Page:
We initially find Karen and Foggy together, still at the site of the failed sting operation where police cars have now gathered and the scene is being processed. Reyes and Towers are still on site, and already worried about how the aftermath is going to play in the press. When Foggy and Karen approach them, Karen in particular is furious. Grotto is gone, and his deal is about to expire. When Karen gives Reyes a piece of her mind, the D.A. mentions how easy it would be to suggest that they were the ones that compromised the operation. When Reyes leaves, Karen decides to go back to the office, and Foggy says he’ll try to get a hold of Matt.
Karen is at the office when Grotto calls. He is extremely angry, and doesn’t believe Karen’s assurances that they didn’t know what the D.A. was planning. Grotto will follow his own plan now and tells Karen that she and the others can go to hell.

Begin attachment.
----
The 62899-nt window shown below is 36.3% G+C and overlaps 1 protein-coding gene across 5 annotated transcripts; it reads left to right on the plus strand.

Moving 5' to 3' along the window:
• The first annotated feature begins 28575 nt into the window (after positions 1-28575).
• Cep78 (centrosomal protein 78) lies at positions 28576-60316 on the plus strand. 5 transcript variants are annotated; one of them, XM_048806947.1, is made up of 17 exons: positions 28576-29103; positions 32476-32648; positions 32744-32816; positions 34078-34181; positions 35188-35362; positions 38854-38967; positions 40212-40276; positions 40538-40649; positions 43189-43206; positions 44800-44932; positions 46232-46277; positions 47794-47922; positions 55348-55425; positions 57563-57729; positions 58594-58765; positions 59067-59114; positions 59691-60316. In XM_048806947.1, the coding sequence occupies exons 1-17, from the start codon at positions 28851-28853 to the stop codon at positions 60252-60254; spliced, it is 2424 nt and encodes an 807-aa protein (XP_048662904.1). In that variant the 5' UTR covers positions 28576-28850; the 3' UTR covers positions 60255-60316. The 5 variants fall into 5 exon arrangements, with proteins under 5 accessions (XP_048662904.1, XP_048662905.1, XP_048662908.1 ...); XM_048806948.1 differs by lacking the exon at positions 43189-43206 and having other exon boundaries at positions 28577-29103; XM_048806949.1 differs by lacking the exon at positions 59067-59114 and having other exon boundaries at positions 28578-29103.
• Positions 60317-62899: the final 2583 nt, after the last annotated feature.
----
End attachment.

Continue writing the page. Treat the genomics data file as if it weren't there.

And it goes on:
Next, Karen goes to see Blake Towers, and starts by reminding him that his boss is good at throwing people to the wolves, including someone like him, and that she’s done just that in the past. Karen wants his help in protecting Nelson and Murdock from Reyes, and she wants information on the Punisher. Towers unceremoniously sends her packing and warns her against contacting him again. But, he also slips her a pack of files. At the end of the episode, we catch Karen looking through the files, coming across a particularly spooking-looking X-ray of a skull. The plot thickens…
Foggy and Claire